You may find yourself in a difficult situation when your portfolio shrinks during the early stages of retirement. However, there are tactics to make the most of the situation.
Anyone recently or approaching retirement must feel like they have the worst luck in the world. When funds are ready to be withdrawn near retirement, a portfolio is often at its highest value. However, most portfolios have declined in value; the S&P 500 is down almost 20% this year.
This situation has a term in the finance industry: sequence of return risk. In retirement, Wade Pfau, a financial planner at the American College of Financial Services in King of Prussia, Pennsylvania, explains it matters most when you sell assets for income. You must sell more shares to earn the same amount of money. Those shares are then extinguished, so your portfolio will not regain as much even if the market recovers.
New York City-based Voya Investment Management’s multi-asset design head, Amit Sinha, says that freshly retired individuals are particularly susceptible because they “rely on this pot of money to support the next 20 to 30 years of their life.”
As a retiree moves to safer, more conservative investments and has fewer years to fund his retirement, the sequence of return risk is less of a problem. In addition, some investors may have profited from early retirement portfolios bolstered by excellent returns.
Similarly, current market conditions are primarily meaningless if retirement is at least ten years away. Sinha explains you just let compounding work for you and recover over the years. A retiree nowadays does not have this luxury. You can mitigate the harm in this scenario, but first, you must determine what it will likely imply for your portfolio in the long run.
Depending on your current response, the harm may not be as severe or long-lasting as you believe.
How Bad Is It, Exactly?
Sinha has run sequences of return risk simulations for every year since 1977, including the financial crisis in 2007 (-51.93%), the dot-com crash in 2000 (-36.77%), and Black Monday in 1987 (-33.50%).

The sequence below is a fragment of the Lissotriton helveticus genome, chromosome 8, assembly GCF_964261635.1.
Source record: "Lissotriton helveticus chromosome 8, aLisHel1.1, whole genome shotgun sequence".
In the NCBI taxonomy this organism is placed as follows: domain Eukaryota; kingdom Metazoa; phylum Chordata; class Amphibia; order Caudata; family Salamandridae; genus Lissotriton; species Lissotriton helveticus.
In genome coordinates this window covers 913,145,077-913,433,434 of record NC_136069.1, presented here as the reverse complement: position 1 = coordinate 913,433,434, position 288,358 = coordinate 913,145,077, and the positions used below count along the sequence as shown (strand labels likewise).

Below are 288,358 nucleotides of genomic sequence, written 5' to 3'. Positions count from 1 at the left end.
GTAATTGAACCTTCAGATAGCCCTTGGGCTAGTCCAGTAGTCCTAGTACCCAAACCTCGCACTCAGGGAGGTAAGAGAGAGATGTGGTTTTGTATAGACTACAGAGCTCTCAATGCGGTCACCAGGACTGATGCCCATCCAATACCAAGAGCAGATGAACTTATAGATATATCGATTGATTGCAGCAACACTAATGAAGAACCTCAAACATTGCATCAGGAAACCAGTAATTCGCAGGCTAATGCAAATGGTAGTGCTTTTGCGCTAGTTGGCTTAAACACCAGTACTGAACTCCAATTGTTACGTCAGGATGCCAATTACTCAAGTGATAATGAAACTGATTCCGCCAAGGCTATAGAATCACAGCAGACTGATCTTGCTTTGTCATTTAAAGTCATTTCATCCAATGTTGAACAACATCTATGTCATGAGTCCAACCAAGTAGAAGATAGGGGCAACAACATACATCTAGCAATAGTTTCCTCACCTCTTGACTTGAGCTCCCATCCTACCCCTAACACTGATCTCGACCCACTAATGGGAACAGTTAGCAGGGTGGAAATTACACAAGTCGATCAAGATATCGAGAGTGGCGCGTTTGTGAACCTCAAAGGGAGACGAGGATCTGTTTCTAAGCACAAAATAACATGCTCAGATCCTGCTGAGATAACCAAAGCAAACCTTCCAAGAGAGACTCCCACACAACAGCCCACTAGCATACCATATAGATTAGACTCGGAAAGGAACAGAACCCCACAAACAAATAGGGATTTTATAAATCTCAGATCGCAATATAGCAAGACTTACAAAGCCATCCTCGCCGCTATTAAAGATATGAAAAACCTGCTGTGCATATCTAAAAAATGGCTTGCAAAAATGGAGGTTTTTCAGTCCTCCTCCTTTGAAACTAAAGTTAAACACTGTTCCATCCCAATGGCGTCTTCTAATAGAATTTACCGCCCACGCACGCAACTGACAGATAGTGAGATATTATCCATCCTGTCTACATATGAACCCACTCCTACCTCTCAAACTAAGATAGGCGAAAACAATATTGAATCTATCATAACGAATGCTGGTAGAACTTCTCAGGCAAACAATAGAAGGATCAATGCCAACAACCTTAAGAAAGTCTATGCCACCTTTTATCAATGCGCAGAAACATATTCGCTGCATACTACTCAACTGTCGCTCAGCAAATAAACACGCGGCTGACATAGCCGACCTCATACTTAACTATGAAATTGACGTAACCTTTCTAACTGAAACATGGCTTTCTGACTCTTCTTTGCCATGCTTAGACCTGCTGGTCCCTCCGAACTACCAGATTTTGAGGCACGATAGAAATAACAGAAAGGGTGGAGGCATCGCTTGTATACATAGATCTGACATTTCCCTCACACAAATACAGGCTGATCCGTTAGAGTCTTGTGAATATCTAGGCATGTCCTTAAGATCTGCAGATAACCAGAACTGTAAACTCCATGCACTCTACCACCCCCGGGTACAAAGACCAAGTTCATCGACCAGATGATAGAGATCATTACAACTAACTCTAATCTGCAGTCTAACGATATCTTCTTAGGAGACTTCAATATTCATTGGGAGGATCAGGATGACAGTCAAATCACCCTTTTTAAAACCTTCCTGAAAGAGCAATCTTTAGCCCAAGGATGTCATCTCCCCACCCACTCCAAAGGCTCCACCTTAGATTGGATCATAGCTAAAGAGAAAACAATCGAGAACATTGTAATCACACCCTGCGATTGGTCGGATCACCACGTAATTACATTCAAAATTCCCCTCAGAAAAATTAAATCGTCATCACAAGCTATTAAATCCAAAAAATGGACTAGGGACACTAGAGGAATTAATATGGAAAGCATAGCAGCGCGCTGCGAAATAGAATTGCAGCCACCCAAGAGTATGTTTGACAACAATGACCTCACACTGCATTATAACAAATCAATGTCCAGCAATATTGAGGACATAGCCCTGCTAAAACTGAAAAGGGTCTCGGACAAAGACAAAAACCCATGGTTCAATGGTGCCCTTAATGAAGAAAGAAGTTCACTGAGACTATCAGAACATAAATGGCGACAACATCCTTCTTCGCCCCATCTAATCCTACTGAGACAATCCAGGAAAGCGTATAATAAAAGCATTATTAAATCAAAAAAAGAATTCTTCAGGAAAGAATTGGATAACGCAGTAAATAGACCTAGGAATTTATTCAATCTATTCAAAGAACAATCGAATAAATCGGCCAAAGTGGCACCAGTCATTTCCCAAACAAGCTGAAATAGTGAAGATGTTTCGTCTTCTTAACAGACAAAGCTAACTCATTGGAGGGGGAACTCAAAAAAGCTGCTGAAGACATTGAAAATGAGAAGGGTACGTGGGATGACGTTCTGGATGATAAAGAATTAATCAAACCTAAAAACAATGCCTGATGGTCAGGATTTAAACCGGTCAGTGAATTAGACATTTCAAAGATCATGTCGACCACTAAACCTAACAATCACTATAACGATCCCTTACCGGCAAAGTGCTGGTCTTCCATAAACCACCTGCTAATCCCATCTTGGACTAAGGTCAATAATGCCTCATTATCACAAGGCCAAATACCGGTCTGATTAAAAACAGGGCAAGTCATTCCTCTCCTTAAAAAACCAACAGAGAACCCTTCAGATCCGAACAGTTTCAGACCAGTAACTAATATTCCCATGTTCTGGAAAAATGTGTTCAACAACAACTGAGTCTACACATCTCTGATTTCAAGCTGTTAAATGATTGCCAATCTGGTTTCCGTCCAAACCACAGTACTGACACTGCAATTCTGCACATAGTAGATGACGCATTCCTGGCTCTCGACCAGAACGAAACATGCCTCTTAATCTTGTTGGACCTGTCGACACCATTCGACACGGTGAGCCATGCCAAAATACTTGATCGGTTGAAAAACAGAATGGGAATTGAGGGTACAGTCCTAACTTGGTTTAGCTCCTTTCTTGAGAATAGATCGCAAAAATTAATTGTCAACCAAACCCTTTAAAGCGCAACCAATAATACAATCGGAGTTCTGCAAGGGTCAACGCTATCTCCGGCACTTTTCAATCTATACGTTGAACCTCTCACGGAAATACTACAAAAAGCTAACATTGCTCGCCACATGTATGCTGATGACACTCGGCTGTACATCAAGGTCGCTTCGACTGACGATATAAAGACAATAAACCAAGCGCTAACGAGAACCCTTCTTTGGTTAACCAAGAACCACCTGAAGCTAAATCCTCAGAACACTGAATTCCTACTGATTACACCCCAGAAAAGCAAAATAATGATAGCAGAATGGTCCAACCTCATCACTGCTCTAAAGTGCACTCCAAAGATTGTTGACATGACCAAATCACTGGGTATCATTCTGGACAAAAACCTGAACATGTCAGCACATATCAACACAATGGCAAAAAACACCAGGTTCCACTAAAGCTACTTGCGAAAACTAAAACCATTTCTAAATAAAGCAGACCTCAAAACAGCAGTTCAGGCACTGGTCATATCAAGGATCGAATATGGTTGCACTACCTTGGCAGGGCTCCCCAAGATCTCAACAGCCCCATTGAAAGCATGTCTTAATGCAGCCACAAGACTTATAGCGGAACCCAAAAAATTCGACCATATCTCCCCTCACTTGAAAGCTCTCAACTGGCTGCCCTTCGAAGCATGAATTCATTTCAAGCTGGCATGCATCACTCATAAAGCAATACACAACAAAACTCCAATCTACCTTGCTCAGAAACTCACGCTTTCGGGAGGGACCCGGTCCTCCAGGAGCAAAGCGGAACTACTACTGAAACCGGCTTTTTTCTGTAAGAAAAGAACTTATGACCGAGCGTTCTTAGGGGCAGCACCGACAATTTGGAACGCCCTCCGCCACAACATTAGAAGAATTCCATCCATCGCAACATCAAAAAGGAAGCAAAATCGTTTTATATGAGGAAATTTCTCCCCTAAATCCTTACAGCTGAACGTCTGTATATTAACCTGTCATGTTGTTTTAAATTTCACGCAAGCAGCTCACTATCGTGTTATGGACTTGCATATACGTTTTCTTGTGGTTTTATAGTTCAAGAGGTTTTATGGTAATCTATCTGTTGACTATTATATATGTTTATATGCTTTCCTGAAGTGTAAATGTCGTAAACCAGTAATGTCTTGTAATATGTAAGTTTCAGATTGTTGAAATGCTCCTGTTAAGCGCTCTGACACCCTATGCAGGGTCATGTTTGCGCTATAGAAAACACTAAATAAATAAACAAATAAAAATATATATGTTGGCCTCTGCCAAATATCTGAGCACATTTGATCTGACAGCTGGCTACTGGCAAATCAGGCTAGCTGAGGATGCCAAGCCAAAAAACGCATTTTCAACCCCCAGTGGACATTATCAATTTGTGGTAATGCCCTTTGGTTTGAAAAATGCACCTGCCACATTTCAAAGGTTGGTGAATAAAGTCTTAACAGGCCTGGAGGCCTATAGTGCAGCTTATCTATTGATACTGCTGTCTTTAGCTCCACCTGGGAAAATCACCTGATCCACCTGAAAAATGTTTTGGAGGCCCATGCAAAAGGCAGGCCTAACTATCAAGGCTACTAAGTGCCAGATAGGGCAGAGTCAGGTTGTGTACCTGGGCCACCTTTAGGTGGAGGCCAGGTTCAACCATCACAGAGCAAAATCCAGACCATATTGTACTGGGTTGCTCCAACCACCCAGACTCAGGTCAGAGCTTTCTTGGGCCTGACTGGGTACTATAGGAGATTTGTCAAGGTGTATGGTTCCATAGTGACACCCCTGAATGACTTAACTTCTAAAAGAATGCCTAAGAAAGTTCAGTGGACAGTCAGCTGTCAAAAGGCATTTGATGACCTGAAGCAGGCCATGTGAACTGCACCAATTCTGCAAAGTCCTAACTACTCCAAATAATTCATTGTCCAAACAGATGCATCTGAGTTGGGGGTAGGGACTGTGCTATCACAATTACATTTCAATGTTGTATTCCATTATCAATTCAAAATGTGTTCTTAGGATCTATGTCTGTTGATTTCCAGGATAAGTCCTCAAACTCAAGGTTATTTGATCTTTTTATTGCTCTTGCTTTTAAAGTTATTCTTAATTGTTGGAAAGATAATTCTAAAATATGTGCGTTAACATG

What is the most important takeaway for investors from his research? Do not switch to a cash-only portfolio. Instead of keeping a 40/60 mix of equities and bonds, he compared these savings to what they would have been if the investor had begun retirement with just cash and kept it that way. Even in the worst-case situations of sequence risk, a portfolio of stocks and bonds outperforms cash. In some instances, the first few years were rather difficult, but the investment portfolios were always profitable in the end, explains Sinha.
For instance, an individual who retired at the same time that the dot-com boom burst would have had 10% to 20% fewer savings for the first five years than a cash portfolio. At that moment, the two strategies reached parity. The investment portfolio began to pull away around the 10-year mark, and by the 20th year of retirement, it was worth twice as much as the cash-only portfolio.
Sinha also determined how long these funds would endure, with a significant loss in the first year of retirement, assuming an initial withdrawal rate of 4% and a long-term annualized return of 5%.
Even if your portfolio lost 25% of its value in the first year, it should still be able to endure for 40 years. Despite a 50% loss, your portfolio should still survive 18 years, adding that the probability of a 50% loss in a single year is minimal for a diversified portfolio of equities and bonds.
The markets will ultimately rebound, and so will a balanced portfolio. According to the investment website Seeking Alpha, the average bear market lasts 289 days, but some recoveries occur quickly.
The pandemic provided an ideal illustration. Those that cashed out missed the unexpected bounce, according to Pfau. Pfau recommends recalling how robust returns were in 2021. The markets performed well last year, he said. With this year’s decline, returns will be in line with the 5% to 10% range we expect, as opposed to last year’s gain of more than 25%. When viewed in this light, the performance of your portfolio may not be that far behind.